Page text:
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  1. #1

    Join Date
    Apr 2005
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    help with monorail modification

    I'm looking for ideas:

    Last year I built a Bender 4x5 and loved the building process and the huge negatives and chromes (coming from 135). The light weight is a plus but the camera seems to take forever to set up in the field. I got frustrated and ended up trying TLRs (love 'em) but really want a 4x5 so I got a Crown Graphic. The Crown is practically a point and shoot compared to the Bender but the Crown weighs a ton and has next to no movements. I could get a Tachihara or Shen Hao but I know a machinist with a metal milling machine who is willing to help me out with a new rail.

    Here is my simple rail design made from aluminum: 1/4" thick, 12" long and 1 or 1 1/2" wide. A hole tapped in the middle so I can attach a quick release plate. Two closed channels running lengthwise milled in the middle, widthwise, just for and aft of the quick release plate, so I can run a bolt through the standard holder, through the channel and into a tightening knob ( it will look more like an elongated 8 than an elongated H when viewed form top or bottom). That way I can slide my standard holders to focus. I would have to have a jig made to keep the standard holders square to the rail while I focus. My other idea is a single channel for focusing and instead of the second channel I could have holes tapped every inch or so that would accept the bolt to hold down the rear standard if I want to focus with the front standard (or hold down the front standard if I want to slide the rear standard to focus).

    When I hike with the Bender I take the camera off the rail riders and it takes me a while to get the camera back on the rail riders when I want to set up a shot. Even though I don't have a lot of play with the rail riders and the friction focus works I think there must be a better way.

    Any thoughts or ideas?

    Sincerely,

    Scott Kathe

  2. #2
    ronlamarsh's Avatar
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    Bender mods

    From reading your post I get the idea that your main problem is getting your bender setup i.e. attaching the camera to the rail again. I don't know what kind of backpack you are using but one solution I heard of is to leave the camera assembled and use a standard backpack with extenal frame. Instead of stuffing the camera way inside simply flip it upside down with the standards pointing down and let the rail be suspended from the outer rim of the pack assuming that the cloth portion of the pack has some kind of stiffener. If it doesn't then a couple of bungee cords attached to the pack frame should do the trick.
    No escaping it!
    I must step on fallen leaves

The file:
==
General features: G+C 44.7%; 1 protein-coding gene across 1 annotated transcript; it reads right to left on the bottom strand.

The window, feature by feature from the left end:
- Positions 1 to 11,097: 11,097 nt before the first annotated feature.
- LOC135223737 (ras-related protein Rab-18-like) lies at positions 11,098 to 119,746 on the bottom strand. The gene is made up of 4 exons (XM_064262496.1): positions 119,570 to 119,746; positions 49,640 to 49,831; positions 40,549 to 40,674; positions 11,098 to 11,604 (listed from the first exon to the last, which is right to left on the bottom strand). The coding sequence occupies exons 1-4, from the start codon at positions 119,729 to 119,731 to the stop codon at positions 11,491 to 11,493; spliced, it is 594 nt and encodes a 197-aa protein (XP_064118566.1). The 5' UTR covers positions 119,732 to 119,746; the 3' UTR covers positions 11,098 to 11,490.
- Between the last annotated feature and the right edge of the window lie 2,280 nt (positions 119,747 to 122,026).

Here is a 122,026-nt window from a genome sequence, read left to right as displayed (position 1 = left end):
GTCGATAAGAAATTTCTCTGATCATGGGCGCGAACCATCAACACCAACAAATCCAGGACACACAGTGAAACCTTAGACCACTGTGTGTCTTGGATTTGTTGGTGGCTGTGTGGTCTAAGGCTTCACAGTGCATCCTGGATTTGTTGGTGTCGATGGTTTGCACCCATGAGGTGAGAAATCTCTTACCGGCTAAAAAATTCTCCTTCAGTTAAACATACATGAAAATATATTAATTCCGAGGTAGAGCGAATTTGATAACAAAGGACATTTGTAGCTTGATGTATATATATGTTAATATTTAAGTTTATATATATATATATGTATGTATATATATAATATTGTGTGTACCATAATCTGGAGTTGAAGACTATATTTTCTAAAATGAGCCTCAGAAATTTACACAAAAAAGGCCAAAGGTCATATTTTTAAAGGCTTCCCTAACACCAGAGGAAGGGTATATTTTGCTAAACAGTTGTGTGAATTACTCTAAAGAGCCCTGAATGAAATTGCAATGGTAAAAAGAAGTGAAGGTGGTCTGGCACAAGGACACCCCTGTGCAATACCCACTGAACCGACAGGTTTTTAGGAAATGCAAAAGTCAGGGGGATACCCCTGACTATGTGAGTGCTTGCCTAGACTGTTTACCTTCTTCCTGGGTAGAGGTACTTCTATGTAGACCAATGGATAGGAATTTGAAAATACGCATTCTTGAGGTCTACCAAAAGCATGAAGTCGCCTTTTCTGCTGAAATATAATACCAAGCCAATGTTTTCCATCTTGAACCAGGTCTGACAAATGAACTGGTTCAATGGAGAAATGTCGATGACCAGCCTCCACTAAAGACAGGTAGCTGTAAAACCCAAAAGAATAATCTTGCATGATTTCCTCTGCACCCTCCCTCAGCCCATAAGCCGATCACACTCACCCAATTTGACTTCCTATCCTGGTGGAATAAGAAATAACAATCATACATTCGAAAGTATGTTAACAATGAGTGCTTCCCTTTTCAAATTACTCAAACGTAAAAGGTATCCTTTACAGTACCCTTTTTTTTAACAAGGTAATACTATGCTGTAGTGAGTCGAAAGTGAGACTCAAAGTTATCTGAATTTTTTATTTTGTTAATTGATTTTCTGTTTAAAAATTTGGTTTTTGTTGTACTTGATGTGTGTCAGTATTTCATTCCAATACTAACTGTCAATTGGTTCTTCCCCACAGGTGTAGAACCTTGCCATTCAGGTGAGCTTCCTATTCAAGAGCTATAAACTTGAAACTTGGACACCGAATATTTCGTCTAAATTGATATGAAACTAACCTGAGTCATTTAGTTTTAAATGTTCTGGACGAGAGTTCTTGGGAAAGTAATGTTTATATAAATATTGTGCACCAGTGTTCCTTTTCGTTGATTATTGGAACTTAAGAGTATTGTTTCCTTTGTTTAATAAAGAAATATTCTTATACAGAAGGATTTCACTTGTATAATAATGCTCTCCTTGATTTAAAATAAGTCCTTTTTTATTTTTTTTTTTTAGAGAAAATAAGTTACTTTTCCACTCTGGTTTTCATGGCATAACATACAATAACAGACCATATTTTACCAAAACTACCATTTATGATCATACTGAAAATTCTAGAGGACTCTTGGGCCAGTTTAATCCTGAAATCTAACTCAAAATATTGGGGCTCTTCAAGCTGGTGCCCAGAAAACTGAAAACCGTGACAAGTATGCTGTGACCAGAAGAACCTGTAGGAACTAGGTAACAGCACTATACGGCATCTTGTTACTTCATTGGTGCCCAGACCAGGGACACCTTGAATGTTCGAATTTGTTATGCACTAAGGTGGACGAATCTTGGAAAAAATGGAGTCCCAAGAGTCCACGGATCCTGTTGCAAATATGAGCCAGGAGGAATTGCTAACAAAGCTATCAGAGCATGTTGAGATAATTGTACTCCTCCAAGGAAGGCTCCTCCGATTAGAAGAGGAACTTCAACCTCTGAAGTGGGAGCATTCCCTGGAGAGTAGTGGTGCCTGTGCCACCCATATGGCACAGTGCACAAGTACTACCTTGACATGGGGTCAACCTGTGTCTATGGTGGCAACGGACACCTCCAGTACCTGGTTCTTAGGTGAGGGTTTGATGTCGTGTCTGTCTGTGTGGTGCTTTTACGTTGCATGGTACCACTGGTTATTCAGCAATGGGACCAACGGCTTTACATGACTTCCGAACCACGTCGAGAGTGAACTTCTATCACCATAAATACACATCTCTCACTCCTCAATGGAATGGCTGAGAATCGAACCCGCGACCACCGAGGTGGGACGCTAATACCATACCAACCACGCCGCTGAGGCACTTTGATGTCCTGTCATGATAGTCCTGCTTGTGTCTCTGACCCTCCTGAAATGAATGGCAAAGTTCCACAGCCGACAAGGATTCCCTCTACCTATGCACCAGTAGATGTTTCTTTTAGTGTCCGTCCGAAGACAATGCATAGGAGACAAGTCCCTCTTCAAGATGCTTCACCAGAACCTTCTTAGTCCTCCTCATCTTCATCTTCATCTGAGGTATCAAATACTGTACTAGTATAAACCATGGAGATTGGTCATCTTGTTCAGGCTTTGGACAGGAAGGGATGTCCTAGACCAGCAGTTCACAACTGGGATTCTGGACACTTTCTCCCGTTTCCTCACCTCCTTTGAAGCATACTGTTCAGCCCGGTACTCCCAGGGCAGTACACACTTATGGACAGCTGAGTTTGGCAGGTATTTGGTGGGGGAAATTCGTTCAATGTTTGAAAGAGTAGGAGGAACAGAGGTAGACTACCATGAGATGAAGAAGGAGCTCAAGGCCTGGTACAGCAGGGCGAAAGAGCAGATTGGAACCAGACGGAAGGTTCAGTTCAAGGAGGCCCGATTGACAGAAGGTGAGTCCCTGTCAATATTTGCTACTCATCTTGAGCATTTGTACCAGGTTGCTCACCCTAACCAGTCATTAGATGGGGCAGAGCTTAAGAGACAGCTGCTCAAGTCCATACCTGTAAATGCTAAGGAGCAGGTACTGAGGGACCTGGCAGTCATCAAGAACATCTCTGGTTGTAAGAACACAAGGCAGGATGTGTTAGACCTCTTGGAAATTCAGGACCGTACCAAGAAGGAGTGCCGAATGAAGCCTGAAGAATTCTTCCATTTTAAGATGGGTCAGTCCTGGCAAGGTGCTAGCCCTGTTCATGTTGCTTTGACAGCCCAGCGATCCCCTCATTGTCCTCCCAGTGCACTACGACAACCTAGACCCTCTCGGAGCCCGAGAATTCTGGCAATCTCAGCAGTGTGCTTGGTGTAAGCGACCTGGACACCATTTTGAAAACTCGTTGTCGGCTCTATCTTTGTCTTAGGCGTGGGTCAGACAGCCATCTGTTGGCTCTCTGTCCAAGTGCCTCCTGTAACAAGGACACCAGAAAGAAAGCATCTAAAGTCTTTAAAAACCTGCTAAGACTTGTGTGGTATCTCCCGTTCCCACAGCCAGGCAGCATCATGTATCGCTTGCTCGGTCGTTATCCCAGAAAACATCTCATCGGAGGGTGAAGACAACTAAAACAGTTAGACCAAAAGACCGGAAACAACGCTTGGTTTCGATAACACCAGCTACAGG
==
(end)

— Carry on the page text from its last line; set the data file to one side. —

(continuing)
to take this path

  3. #3

    Join Date
    Feb 2003
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    You might try the Camera Makers List for your question. My initial LF camera was a Bender, and set-up was a bit tedious. A collapsable or telescoping rail design may be a solution; but, anyway, let us know how your solution works.
    van Huyck Photo
    "Progress is only a direction, and it's often the wrong direction"

  4. #4

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    Mar 2006
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    I absolutely love tinkering with cameras, but there's a point when it takes away from shooting and darkroom time. I have an old 2-D that's not too hard to set up, but still (IMO) takes too long to set up. My solution parallels ronlamarsh's suggestion of a pack frame. I'm able to put the camera on a short freighter frame while mounted to the tripod and focused to infinity. The bag of tricks (meter/holders/etc.) is also attached, but separate. Detach the camera, spread the tripod legs and you're ready to compose. An inverted dry bag keeps moisture & excessive dust off while you're travelling.

  5. #5

    Join Date
    Apr 2005
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    Burlington, VT
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    thanks

    Thanks for the ideas! I actually have a freighter frame and that would be a great solution for short hikes except that the darn thing is too small for me (there are disadvantages to being 6'5" tall). I could modify my old exterior frame backpack that has seen better days though.

    I actually did use the Bender 4x5 this weekend and even though it took a while to set up I could do some perspective control, something sorely lacking on the Crown Graphic. Like any camera they each have their advantages and disadvantages. The negatives look good, I just wish I had some time to get in the darkroom (it's half an hour away from home). I'm toying with the idea of getting an Epsin 4990 so I can do scans as proofs and small prints at home.

    Thanks again!

    Scott



 

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